HOT BLAST: Snooze you can use
Oct 17, 2013 | 1646 views |  0 comments | 22 22 recommendations | email to a friend | print
Dr. Maiken Nedergaard, left, points to images of brain scans of mice joined by her colleague Lulu Xie, of the University of Rochester Medical Center. The team, who observed the brains of mice during the sleep and awake states, has published a study in the journal Science that found the brain does a better job of clearing out cellular waste during sleep, a finding that may lead to new ways to treat Alzheimer’s and other brain disorders. (AP Photo/University of Rochester Medical Center )
Dr. Maiken Nedergaard, left, points to images of brain scans of mice joined by her colleague Lulu Xie, of the University of Rochester Medical Center. The team, who observed the brains of mice during the sleep and awake states, has published a study in the journal Science that found the brain does a better job of clearing out cellular waste during sleep, a finding that may lead to new ways to treat Alzheimer’s and other brain disorders. (AP Photo/University of Rochester Medical Center )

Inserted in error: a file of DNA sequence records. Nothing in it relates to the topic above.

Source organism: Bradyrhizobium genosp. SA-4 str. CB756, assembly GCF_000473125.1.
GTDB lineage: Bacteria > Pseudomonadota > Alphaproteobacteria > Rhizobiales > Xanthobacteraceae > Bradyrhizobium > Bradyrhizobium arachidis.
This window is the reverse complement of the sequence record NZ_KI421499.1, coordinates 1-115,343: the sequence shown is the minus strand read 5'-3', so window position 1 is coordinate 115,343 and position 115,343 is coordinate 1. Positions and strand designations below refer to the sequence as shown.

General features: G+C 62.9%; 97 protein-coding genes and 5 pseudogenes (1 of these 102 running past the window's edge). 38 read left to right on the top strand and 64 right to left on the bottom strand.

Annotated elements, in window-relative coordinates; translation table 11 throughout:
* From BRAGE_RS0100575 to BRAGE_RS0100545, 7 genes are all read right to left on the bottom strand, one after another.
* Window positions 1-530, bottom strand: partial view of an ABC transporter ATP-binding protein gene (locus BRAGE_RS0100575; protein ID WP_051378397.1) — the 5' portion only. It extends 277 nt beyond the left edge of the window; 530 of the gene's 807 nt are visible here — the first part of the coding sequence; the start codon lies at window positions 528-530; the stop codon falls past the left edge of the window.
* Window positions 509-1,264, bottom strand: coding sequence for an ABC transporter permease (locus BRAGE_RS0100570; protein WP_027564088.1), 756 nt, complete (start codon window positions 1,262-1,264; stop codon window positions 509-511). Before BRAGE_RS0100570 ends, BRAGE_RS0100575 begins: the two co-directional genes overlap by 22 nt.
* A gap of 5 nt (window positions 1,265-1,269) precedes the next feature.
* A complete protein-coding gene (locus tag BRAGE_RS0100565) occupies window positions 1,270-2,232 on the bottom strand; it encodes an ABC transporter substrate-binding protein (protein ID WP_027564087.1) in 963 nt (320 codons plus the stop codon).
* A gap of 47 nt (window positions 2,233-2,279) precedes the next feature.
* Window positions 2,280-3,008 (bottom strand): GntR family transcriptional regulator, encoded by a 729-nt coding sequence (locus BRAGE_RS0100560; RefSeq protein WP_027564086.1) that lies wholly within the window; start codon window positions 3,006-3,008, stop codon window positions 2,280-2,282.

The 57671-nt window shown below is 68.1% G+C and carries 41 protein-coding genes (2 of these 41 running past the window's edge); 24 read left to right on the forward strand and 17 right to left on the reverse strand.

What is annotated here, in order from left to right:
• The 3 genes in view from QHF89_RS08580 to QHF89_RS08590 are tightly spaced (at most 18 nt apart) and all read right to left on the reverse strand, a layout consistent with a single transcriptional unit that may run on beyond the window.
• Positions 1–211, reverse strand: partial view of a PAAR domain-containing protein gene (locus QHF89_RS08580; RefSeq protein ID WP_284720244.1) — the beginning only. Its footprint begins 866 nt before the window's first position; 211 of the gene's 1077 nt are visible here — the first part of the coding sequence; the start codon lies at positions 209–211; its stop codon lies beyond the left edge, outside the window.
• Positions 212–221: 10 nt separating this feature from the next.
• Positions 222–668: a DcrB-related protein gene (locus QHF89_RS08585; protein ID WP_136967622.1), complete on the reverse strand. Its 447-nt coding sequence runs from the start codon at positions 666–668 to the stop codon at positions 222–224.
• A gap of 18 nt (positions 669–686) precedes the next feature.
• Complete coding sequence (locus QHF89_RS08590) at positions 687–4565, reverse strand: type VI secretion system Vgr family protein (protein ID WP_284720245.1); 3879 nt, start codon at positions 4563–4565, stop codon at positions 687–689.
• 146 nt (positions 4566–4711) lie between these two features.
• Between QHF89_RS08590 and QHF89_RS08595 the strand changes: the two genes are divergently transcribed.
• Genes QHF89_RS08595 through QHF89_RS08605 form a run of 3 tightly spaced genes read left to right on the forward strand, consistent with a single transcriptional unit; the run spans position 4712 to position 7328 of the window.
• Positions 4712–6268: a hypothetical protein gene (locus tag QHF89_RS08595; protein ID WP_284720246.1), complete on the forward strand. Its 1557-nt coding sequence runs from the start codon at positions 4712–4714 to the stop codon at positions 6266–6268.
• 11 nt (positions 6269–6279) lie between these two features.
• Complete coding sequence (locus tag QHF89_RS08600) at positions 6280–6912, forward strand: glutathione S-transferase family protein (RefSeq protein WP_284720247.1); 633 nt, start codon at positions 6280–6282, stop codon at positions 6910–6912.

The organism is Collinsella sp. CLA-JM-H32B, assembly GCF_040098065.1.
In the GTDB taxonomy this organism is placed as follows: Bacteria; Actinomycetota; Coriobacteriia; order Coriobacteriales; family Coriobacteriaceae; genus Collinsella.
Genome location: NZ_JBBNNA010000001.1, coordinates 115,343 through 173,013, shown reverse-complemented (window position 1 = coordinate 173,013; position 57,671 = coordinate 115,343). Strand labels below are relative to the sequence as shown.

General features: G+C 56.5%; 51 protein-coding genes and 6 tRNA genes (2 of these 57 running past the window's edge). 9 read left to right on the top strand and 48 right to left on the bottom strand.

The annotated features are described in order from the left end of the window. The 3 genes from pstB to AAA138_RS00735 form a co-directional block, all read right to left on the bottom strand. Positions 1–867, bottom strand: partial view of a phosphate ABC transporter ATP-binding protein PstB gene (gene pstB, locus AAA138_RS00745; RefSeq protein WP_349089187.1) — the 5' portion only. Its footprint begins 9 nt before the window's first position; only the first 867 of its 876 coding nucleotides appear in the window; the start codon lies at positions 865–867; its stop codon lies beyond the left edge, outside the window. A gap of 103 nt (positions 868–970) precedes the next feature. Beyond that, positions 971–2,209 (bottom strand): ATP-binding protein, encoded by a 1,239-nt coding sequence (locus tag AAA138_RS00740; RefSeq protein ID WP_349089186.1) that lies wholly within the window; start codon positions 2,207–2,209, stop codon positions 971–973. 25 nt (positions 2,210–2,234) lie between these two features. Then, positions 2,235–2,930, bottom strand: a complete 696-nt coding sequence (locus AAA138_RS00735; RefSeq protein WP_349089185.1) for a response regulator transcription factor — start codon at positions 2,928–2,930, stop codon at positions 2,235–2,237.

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Two items caught our eye recently and now were are getting sleepy ... very sleepy.

The BBC reports, Sleep 'cleans' the brain of toxins

"The brain only has limited energy at its disposal and it appears that it must choose between two different functional states - awake and aware or asleep and cleaning up," said researcher Dr Maiken Nedergaard.

"You can think of it like having a house party. You can either entertain the guests or clean up the house, but you can't really do both at the same time."

 Over at The Atlantic, Jessica Lehay writes:

I’ve been reading about daydreaming extensively lately, and it has caused me regret every time I roused one of my students out of their reverie so they would start working on something “more productive.” Daydreaming has been found to be anything but counter-productive. It may just be the hidden wellspring of creativity and learning in the guise of idleness.

Not all mental downtime is alike, of course. Downtime spent playing a video game or zoning out with a television show may have its charms, but the kind of downtime I am talking about is different. I’m talking about the kind of mind-wandering that happens when the brain is free of interruption and allowed to unhook from the runaway train of the worries of the day. When the mind wanders freely between random thoughts and memories that float through our consciousness, unbidden. Television, videogames, and other electronic distractions prevent this kind of mental wandering because they interrupt the flow of thoughts and memories that cement the foundation of positive, productive daydreaming.

Yawn. Sigh. Zzzzzzzzzzzzz. 

 
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